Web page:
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Historians of the British Empire have long recognized the hunger strike—famously embraced by suffragettes in Britain, and by nationalists in Ireland and India—as a transnational tactic of democratic, anti-colonial resistance.
The history of narcotics in Asia in the last century and a half has been the subject of considerable controversy and significant revision over the last 20 years or so.
In 1990 Susan Gross Solomon and John F. Hutchinson published Health and Society in Revolutionary Russia(1), an edited volume that has served as a touchstone for scholars of medicine, gender, revolution, culture, professionalization, economics, and state power. Frances L.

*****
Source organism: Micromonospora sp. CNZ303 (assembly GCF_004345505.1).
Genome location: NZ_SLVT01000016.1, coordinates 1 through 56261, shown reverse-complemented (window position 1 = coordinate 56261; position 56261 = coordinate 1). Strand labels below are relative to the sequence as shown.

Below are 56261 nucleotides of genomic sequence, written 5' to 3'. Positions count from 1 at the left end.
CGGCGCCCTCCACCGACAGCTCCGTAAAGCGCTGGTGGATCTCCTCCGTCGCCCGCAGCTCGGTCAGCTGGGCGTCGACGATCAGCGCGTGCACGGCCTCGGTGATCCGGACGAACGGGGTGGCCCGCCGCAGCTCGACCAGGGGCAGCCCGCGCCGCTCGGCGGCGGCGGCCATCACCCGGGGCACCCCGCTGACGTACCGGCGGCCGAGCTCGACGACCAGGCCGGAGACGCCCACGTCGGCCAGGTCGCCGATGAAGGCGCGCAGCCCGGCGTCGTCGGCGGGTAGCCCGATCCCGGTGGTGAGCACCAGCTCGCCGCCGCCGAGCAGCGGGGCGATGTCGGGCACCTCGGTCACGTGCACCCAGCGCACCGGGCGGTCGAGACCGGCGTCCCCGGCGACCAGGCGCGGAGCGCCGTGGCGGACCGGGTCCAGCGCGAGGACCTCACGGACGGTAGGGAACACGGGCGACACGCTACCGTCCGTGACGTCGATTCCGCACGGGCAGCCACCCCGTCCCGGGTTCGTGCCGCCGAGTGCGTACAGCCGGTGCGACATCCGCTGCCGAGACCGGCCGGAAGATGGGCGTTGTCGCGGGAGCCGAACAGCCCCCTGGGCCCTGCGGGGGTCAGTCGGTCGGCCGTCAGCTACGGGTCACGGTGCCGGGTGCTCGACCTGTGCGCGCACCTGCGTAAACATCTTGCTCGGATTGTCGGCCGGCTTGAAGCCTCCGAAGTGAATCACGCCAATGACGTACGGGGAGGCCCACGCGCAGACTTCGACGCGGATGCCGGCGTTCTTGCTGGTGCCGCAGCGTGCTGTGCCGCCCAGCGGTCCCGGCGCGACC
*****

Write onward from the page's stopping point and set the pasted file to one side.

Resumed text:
The historiography of disease and medicine in colonial India has tended to concentrate on epidemic diseases and particularly those that have produced the greatest political upheavals. On the assumption that epidemic crises expose latent social tensions, historians have tended to treat epidemics as ‘windows’ through which to observe broader social and political trends.
In Madness, Cannabis and Colonialism, James H. Mills examines the lunatic asylums of colonial India, between the war of 1857 and the end of the nineteenth century. Throughout this period, the total number of mental patients in the country did not exceed five thousand at any given time.